My First Real Photo-shoot and What I Learned – the Hard Way

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About one month ago I was asked if I would take some family photos for a friend. Normally I shoot nature, but I said yes and figured I knew enough to get me through it and thought there was a good chance of ending-up with some usable photos.

Composition and lighting are things I'm familiar with because of my fine art background; however, I have no formal training in photography and I'm self-taught with only a few years of experience. I guess my lack of knowledge and my preference for taking nature and artsy type photos meant I would have difficulty with this project and learn some stuff the hard way. I know about the four attributes of photo taking: subject, composition, light, and exposure, yet there's a whole lot more that truly separates the novice from professional.

My subjects were to be a mom and her two young boys. The place was a local beach area; and the time was to be noon. I knew that the noontime sun could cast some hard light and shadows, but I thought that I could handle it.

Camera and lens choices consisted of my Nikon D7100 with a 17-55mm f/2.8 zoom and my Canon EOS-1DS with an 85mm f/1.8. I figured that the Nikon would be good for wider-angle shots and the 1DS/85mm combo for nicely isolated portraits. I don't have the latest and greatest and assumed I could make due with what I have.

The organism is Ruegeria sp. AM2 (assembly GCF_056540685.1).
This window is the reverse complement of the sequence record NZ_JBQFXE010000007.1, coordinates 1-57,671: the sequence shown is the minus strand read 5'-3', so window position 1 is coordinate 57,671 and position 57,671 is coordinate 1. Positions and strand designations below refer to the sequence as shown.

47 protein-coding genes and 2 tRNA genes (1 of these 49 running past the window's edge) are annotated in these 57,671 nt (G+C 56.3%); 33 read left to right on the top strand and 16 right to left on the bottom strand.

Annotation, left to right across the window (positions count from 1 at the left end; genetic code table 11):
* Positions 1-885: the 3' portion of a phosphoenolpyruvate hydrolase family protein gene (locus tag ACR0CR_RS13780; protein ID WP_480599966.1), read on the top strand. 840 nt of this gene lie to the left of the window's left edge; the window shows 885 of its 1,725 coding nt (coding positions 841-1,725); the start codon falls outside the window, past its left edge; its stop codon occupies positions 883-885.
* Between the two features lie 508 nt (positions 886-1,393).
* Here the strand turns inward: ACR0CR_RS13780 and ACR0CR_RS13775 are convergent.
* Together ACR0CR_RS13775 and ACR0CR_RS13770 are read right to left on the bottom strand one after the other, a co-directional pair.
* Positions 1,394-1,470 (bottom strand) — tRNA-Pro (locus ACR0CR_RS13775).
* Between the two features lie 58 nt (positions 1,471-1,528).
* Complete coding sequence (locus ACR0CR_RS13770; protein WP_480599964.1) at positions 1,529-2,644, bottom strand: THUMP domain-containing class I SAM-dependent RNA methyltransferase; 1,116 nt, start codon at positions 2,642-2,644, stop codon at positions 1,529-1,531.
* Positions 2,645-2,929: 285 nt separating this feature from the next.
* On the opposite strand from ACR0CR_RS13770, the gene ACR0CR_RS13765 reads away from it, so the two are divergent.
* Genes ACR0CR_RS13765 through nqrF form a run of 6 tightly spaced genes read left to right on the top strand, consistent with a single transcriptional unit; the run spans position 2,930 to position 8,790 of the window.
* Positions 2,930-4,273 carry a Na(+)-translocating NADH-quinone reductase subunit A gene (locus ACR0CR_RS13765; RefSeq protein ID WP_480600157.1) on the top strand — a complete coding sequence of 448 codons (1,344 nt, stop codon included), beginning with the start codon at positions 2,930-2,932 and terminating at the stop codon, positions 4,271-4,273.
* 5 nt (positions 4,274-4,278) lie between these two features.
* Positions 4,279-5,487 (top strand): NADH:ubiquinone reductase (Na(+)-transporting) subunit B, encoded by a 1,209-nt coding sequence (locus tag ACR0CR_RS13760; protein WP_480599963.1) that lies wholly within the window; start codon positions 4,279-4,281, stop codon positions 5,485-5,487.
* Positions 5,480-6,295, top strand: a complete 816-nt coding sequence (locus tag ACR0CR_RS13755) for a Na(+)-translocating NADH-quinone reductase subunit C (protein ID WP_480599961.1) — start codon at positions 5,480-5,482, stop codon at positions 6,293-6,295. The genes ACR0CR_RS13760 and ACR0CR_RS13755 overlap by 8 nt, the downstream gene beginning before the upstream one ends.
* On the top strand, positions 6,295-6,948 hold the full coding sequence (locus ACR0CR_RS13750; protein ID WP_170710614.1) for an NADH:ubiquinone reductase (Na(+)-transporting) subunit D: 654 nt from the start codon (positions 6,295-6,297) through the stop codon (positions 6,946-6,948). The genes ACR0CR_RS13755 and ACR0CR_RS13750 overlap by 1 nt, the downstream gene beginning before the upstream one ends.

NOTE: Photos have been resized but otherwise as they were straight out of the camera.

Dealing with the Sun

overexposed photo example

I found that the noontime sun on this clear day was not too bad. The trick was getting my subjects positioned so that the bright sunlight was not making them squint. I could also see there were strong shadows under their facial features and I wanted to eliminate some or most of that. At first I thought maybe I could use my D7100's built-in flash as a fill light to better reveal some of the shadowy areas of the face. I fumbled to set the camera properly so it wouldn't over expose (which it did) and nervously gave-up after a minute or two. My few test shots were blown-out in a big way and I knew I was exceeding the flash sync shutter speed even-though I stopped the aperture way down; then I said screw-it and moved to plan "B" – a disc type reflector.

I remembered seeing stuff on reflectors in magazines and on Youtube for similar situations and thought one might come in handy. I had never used my reflector before but knew it was for directing light where needed. It worked pretty well. With my girlfriend's help, we positioned the reflector and got some ok shots without the strong shadows in the subject's faces.

That was just the first of several challenges that day; most of which didn't get handled nearly as well.

Lesson 1: Portraits Should Fill the Frame

failed to fill frame but used reflector

(About image: I used a reflector but failed to fill more of the frame.)

This is where I started making seriously stupid mistakes. For some reason, I was not filling the picture frame with the subjects when taking portrait type photos. I only realized this afterwards, but I was leaving in way too much negative space which meant I had to crop the photos a lot just to make them look right. Even the shots where more foreground and background would have been ok had too much wasted space in them (mostly empty sky). Subconsciously, maybe I was afraid to get closer – I have no idea.

My first lesson learned was to fill the frame when taking portraits unless there's a good reason not to!